Kansans’ rejection of radical tax cuts should prompt big questions for Colorado | The Bell Policy Center

Kansans’ rejection of radical tax cuts should prompt big questions for Colorado

Date: Jun 20, 2017
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It’s rare for state fiscal news to trend on social media, but that’s exactly what happened a couple of weeks ago when the Kansas state legislature issued its rebuke of Gov. Sam Brownback’s “real live experiment” with slashing tax revenues.

In this week’s e-blast, you’ll see an article by our Generation Latino Fellow, Erin Castillo, taking a deeper look at what happened in Kansas. Give it a read and consider the question that’s been nagging me since the news broke. Why have Kansans responded with more urgency to drastic cuts in their public services than Coloradans have?

I’m still digging around for some answers, but a couple things are clear. First, the state’s supreme court responded to inequitable school funding with an ultimatum to the Kansas state legislature. Second, unlike Colorado, Kansas’ republican-controlled legislature had the ability to act. They could actually raise taxes without a long, expensive battle at the ballot box. As our readers know, TABOR requires any tax increase go to the voters.

Kansas should prompt us to ask taxpayers perceive the severity of spending cuts. Has Colorado been the frog in a slowly boiling pot of water, growing numb to the pain, while Kansas was plunged into a rapid boil and jumped out quickly? In just three short years, Kansas found itself faced with a $700 million deficit that was projected to balloon to $900 million. Schools felt immediate pain. Infrastructure suffered.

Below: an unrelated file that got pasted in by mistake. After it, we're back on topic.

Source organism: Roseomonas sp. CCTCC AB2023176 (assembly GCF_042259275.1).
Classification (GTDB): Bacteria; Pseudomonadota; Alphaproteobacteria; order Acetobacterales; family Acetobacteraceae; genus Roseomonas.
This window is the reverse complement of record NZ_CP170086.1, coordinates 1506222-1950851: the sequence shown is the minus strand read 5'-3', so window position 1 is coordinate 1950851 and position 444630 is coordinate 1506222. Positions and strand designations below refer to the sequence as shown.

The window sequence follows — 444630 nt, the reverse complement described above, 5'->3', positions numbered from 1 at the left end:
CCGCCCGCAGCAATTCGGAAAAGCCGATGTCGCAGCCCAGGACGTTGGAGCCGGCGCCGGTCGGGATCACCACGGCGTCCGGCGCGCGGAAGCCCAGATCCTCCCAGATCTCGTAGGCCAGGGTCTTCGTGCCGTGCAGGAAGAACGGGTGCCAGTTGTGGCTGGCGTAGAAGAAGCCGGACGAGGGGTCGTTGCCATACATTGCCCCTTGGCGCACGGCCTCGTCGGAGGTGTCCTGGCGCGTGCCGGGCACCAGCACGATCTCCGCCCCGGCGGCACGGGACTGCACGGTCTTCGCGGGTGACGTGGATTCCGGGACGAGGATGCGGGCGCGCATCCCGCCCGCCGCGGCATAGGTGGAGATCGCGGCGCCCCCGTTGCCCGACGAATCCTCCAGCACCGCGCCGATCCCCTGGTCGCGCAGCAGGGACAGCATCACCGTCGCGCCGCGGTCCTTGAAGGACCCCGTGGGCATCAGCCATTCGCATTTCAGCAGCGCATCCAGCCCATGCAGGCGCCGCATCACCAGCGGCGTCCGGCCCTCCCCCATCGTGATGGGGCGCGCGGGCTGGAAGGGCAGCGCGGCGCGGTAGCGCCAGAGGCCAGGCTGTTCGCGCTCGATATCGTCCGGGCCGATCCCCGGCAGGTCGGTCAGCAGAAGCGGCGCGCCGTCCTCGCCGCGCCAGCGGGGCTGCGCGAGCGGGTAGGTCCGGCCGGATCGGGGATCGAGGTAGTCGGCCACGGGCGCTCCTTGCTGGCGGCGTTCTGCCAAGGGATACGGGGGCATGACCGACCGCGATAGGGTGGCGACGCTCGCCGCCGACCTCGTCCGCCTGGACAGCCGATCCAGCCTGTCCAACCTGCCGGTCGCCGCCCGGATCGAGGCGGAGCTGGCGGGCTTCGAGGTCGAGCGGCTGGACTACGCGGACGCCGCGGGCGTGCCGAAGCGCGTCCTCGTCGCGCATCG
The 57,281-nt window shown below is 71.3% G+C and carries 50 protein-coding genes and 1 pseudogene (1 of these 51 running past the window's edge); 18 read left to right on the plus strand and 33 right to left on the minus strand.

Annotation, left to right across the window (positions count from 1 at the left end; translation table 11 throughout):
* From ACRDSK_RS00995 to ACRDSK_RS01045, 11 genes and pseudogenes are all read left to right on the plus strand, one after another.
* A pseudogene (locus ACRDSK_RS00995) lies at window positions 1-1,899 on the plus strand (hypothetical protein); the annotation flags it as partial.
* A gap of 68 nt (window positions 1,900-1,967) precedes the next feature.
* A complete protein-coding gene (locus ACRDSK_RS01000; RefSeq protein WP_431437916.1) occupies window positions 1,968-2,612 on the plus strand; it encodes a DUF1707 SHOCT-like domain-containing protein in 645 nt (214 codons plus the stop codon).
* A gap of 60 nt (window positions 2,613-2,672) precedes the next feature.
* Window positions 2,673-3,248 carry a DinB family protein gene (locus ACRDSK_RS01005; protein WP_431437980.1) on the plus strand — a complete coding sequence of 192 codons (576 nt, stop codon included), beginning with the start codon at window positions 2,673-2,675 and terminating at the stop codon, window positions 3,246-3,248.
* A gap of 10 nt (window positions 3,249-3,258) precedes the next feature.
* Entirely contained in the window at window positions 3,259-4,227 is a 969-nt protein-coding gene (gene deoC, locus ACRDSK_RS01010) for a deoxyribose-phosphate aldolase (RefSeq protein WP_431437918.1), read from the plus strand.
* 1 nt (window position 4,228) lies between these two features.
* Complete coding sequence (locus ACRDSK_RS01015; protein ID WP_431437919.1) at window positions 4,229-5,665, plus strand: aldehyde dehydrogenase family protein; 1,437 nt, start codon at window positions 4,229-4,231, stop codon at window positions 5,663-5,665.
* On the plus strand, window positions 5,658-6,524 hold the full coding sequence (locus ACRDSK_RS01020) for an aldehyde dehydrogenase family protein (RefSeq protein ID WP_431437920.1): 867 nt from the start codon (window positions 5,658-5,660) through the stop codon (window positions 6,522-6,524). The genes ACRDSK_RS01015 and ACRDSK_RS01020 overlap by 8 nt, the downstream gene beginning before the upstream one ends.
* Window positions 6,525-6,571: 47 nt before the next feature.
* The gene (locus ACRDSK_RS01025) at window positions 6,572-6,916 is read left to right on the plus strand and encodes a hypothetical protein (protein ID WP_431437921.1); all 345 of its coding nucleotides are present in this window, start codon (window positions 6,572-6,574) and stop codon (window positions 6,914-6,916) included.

Some might find it surprising that even with Kansas’ harsh budget experiment and even with our greater affluence, they still spend more of their wealth on public services than we do on an apples to apples basis. Our total state spending (federal, state general fund and cash funds) is 10.5 percent of total personal income, compared to Kansas’ 11.7 percent.

The Bell and other organizations have long documented the bizarre paradoxes of life in Colorado – a state with a top economy, but at the bottom of public funding rankings famously unable to plug major holes in our education and transportation systems.

The reality is that our own radical approach to public spending has left Coloradans hurting as much or worse than Kansans’. Nearly half of our school districts have cut back to 4-day school weeks. Our parents must pay more for full-day kindergarten. Our roads are clogged by congestion. Our college tuition increases every year. But clearly our social and political circumstances are leading to different reactions.

This leads to a last big question. Is our stellar economic performance obscuring our desperate need for more public resources? Has our ability to import talent numbed us to the fact that we have one of the highest higher education attainment gaps in the country?  Has prosperity for some created localized pockets of voters unaware of the inequities and heavy burdens on Coloradans in other communities?

The news out of Kansas is inspiring. It represents clear confirmation that “shrinking government and drowning it in the bathtub” is a formula for failure. It’s also a lesson to be studied and applied to Colorado’s own brand of that dangerous ideology. The economic success we take such pride in is at risk if we don’t act soon.